Meghan Furton Study Abroad

View of a village in India

Senior Environmental Engineering major Meghan Furton did not know she wanted to spend a semester abroad until she sat to speak with an academic advisor named Melissa Bazley, of the Cornell Engineering Advising Office. “At first, I went in just to talk about my options for graduating early,” says Furton. “It was the end of sophomore year and I realized I had a just a few more credits to take, so I met with Melissa to figure out a plan.”

By the time Furton left the meeting with Bazley, she had seriously begun to consider going to India for a semester as part of the Nilgiris Field Learning Center (NFLC) in Kotagiri, in the Indian state of Tamil Nadu.

“When I met with Melissa, she asked me some good questions about why I wanted to graduate early and what is important to me,” says Furton, who still seems a bit surprised herself that she has been to India and back. “The more I talked, the clearer it became that what I really wanted was to feel like I was making a difference somewhere.”

When asked if making a difference has always been important to her, Furton looks thoughtful for a long moment before answering, “Cornell has changed who I am. I was very shy and very reserved when I got here. But I have been encouraged to follow my passions here. I have joined the water polo club, been an RA, joined the AguaClara student project team, and spent a semester in India. I have a whole new perspective.”

The Nilgiris Field Learning Center is a partnership between Cornell University and the Keystone Foundation of India. It is located in the Nilgiri Biosphere Reserve of the Western Ghats in southern India. The NFLC describes itself as “an interdisciplinary, collaborative effort that explores questions of sustainable environments and livelihoods.” In the course of the partnership, three areas of focus have emerged:  the impacts of biodiversity on nutrition and traditional medicine systems, the effects of urbanization on biodiversity in the reserve, and developing systems of governance for effective implementation of conservation, sustainable environments, and livelihood-generation.

“I was part of a group of seven Cornell students who went to NFLC last semester,” says Furton. “We lived in a hostel in Kotagiri and it was such a great experience for me. I was the only engineer in the group.” Furton especially enjoyed the chance to work collaboratively with students from degree programs other than engineering. “Working with non-engineers helped me see the value of interdisciplinary teamwork,” explains Furton. “Their backgrounds were in Urban and Regional Studies, Human Development, Inequality Studies, International Agriculture, and Biology and Society. Because we were all there together, I could see the whole context of a problem and not only the engineering aspects.”

Furton spent a week of her semester in the village of Pajherthottam, gathering data and ethnographic information about water resources, seasonal shortages, and waste and toilet habits. Her week there served to reinforce the importance of understanding the broader context. She found herself asking a question engineers might not typically ask themselves in the course of a water project: How do toilets, dumpsters, and water sources relate to the happiness and health of the people in Pajherthottam?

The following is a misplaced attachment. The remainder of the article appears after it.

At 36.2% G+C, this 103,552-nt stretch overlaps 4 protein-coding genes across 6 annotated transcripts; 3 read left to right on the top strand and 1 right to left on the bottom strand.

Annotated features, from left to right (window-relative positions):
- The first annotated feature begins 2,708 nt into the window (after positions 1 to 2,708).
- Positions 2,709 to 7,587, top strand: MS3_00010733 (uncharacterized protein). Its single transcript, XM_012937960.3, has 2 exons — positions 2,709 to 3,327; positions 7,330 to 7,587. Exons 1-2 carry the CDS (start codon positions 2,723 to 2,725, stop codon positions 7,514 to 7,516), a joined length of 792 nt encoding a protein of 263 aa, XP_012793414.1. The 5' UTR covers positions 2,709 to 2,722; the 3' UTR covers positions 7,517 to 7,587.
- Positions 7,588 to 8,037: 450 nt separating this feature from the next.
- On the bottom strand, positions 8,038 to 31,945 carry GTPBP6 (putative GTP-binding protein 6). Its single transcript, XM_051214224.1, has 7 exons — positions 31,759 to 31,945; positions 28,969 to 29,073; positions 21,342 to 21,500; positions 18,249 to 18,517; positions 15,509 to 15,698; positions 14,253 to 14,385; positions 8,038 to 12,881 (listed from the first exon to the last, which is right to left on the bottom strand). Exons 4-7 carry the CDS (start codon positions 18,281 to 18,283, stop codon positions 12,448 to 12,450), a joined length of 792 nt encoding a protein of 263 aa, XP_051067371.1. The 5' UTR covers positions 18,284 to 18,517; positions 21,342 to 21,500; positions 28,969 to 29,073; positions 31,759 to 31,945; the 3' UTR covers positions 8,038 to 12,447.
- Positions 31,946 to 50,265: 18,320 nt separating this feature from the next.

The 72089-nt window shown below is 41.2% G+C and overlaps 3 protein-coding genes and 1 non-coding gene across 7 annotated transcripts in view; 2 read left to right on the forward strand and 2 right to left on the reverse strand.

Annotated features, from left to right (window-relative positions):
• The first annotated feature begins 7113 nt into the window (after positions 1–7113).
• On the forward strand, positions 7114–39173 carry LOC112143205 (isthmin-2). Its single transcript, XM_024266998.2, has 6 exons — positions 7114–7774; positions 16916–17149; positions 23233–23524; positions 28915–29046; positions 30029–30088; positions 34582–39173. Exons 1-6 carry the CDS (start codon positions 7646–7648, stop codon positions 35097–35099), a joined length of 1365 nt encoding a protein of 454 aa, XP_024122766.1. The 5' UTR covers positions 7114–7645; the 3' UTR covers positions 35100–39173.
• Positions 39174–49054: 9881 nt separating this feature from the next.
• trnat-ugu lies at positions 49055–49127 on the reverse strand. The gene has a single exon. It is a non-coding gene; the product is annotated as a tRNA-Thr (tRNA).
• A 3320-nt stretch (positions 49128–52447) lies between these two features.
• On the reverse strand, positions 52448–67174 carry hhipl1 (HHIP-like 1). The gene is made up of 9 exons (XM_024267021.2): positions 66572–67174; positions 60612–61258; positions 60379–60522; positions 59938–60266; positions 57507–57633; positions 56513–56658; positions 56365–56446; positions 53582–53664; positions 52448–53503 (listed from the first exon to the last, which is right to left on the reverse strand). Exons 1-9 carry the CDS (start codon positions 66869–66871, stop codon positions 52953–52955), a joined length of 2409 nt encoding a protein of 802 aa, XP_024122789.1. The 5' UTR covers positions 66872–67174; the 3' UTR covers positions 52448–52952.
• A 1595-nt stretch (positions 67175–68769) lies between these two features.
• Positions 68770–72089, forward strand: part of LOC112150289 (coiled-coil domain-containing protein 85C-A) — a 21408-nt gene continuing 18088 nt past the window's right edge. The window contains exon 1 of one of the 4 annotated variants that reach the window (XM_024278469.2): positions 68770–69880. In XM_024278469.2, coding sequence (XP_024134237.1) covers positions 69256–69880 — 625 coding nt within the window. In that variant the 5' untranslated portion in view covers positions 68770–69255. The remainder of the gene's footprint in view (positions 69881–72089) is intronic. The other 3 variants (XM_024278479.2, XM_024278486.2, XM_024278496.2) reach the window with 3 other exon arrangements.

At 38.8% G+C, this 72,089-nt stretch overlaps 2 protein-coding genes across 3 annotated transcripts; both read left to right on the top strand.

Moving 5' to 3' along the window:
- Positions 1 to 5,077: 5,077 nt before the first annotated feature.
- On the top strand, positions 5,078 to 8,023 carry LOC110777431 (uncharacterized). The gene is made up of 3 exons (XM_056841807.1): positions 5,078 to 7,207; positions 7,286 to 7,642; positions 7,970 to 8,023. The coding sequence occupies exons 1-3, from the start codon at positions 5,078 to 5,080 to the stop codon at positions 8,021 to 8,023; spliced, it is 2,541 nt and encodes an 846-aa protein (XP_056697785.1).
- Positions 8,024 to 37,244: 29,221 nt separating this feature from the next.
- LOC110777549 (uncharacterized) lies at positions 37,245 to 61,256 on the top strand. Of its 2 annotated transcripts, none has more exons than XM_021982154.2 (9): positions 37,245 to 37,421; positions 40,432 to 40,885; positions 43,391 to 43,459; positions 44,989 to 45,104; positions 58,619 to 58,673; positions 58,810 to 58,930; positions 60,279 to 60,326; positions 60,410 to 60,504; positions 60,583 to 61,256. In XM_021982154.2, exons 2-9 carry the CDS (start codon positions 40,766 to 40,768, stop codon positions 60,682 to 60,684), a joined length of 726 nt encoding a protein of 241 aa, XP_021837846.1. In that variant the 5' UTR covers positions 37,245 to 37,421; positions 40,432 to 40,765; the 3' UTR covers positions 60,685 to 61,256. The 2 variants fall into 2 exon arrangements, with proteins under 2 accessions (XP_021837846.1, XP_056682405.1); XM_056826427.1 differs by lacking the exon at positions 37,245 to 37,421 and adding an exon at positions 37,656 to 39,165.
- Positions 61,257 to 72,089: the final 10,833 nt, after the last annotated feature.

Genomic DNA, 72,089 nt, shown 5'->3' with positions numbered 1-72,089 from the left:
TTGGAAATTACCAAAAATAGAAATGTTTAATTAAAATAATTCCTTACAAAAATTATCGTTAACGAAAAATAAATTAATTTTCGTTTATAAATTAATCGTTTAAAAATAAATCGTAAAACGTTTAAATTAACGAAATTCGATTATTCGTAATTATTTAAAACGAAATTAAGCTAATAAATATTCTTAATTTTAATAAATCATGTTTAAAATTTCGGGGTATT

Now that she is back on campus in Ithaca, Furton is starting think about the next steps. She was surprised at how easy it was to fit a semester abroad into her plan at Cornell. She also seems surprised at how much change can happen in a person in one short semester. Furton decided to come to Cornell because she knew she was interested in Environmental Engineering and Cornell had programs with a strong emphasis on the environmental side of engineering. Once she got here she joined the water polo club. One of her teammates told her about the AguaClara student project team and Furton joined as soon as she could. Since joining, she has done work on the coding team for AguaClara, creating code for the gravity-fed water filtration systems in use in several small towns in Honduras.

“I got to spend a week in Honduras this summer and saw what my coding is used for,” says Furton. “It was good for me to go and understand the whole picture and interact directly with the people who use the system. It is so much more interesting and rewarding than working on problem sets. Seeing how other people live really gives a whole new perspective on my own culture.”

Furton will graduate this year from Cornell’s School of Civil and Environmental Engineering with her Bachelor’s degree in environmental engineering. She will then start right in on M.Eng. program in civil and environmental engineering, most likely with a focus on environmental processes. After that, she is not sure what she will do, but it is a good bet that whatever she does will make a difference in people’s lives.

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